Driving the cultural change around appearance.
In an age where fit is the new skinny, expectations of body image have reached a new level of unattainability for the vast majority of society.
Marika Tiggemann started researching body image perception in the 1980s, when it was far less influential and, as time has passed, has watched her research topic become a key element of modern culture.
“I never could have guessed when I first began my study just how much it makes so many of us unhappy,” Professor Tiggemann said.
Messages about what constitutes the perfect body now come from a multitude of sources and drive sales of magazines, clothes, food and even discretionary surgery.
Professor Tiggemann is interested in normative body dissatisfaction, where the average population experience ongoing feelings of unhappiness based on their body image. This has largely been the preserve of women and girls in the past, but is increasingly afflicting males.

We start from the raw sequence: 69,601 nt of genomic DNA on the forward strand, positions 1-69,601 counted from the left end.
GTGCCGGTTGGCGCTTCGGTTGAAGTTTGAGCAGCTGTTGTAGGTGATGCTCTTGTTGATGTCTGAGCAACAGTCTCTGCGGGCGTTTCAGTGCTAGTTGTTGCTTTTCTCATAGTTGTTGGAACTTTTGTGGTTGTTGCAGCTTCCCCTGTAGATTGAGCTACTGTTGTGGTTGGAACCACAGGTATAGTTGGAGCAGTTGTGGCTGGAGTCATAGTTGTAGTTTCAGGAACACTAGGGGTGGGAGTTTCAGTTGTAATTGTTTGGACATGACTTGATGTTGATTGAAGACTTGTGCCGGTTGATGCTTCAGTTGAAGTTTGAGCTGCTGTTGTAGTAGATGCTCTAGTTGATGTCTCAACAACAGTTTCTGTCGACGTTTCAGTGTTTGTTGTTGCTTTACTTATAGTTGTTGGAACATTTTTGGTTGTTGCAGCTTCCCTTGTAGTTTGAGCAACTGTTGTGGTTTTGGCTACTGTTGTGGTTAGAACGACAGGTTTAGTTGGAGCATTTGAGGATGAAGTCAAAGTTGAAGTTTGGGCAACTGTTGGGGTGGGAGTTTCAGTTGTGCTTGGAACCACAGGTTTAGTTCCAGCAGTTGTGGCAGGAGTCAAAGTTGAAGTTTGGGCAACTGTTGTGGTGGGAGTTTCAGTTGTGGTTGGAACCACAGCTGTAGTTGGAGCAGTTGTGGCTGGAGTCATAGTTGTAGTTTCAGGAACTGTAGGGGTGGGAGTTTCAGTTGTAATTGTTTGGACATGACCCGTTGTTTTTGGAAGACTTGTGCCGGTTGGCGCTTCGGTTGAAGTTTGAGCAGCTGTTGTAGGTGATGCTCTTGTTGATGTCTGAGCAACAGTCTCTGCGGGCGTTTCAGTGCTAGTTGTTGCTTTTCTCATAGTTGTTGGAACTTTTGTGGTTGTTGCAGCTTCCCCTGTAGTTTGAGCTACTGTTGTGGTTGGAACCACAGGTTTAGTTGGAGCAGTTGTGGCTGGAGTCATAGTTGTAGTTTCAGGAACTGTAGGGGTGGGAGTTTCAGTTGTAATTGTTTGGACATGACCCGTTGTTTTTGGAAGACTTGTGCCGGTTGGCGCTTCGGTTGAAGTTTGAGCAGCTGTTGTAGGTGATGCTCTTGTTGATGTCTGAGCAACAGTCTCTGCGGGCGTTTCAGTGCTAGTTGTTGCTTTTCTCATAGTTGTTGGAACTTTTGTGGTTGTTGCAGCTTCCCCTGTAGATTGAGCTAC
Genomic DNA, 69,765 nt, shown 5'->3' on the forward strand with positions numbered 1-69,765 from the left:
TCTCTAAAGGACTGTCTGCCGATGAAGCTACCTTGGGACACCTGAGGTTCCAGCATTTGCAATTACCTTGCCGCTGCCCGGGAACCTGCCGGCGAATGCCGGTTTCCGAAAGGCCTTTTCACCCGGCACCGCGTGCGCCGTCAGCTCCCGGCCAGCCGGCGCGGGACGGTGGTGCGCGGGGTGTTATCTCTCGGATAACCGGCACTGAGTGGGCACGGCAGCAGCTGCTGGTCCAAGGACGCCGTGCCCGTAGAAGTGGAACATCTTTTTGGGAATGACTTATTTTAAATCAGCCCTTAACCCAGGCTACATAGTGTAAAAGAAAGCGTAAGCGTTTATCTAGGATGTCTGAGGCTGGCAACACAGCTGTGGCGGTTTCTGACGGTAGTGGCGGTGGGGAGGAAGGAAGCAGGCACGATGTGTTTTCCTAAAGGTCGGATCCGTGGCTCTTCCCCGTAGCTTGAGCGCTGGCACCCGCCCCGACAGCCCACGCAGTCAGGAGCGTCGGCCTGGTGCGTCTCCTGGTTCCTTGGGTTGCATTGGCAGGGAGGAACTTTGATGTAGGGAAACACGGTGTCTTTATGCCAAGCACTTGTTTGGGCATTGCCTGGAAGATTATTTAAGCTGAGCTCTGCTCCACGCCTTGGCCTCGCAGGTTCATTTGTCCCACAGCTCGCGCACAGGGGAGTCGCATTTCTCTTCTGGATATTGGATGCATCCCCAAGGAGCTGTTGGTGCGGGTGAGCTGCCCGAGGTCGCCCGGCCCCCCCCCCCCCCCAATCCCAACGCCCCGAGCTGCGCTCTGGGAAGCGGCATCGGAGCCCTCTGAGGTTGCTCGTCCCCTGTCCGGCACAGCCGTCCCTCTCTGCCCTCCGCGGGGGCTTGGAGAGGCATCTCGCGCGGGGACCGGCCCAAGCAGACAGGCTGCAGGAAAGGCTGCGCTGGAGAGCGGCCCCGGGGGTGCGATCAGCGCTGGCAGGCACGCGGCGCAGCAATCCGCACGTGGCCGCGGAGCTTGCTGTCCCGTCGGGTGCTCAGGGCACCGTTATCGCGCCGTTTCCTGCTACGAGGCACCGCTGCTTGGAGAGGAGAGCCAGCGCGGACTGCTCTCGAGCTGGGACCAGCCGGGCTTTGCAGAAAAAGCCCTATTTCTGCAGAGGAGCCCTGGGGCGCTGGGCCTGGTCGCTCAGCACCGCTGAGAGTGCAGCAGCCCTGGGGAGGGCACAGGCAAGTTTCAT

“There is a new trend called fitspiration, which is about people promoting health and fitness through posting photos of themselves exercising and looking good,” Professor Tiggemann said.
“Fitspiration may sound like it should have positive impacts, but the reverse is happening for many girls and women. It still perpetuates the perception that there is one perfect body type.
“Our latest study on the fitspiration trend has shown that people do feel more inspired to get active and eat well and try to emulate these people, but it also negatively impacts on their thoughts and feelings of their own bodies which makes it potentially an unhealthy motivational tool.
“An entire cultural change around appearance is needed for the body dissatisfaction rates to reduce and I am hopeful that one day soon we can make it socially acceptable to be happy and comfortable in your own skin.”
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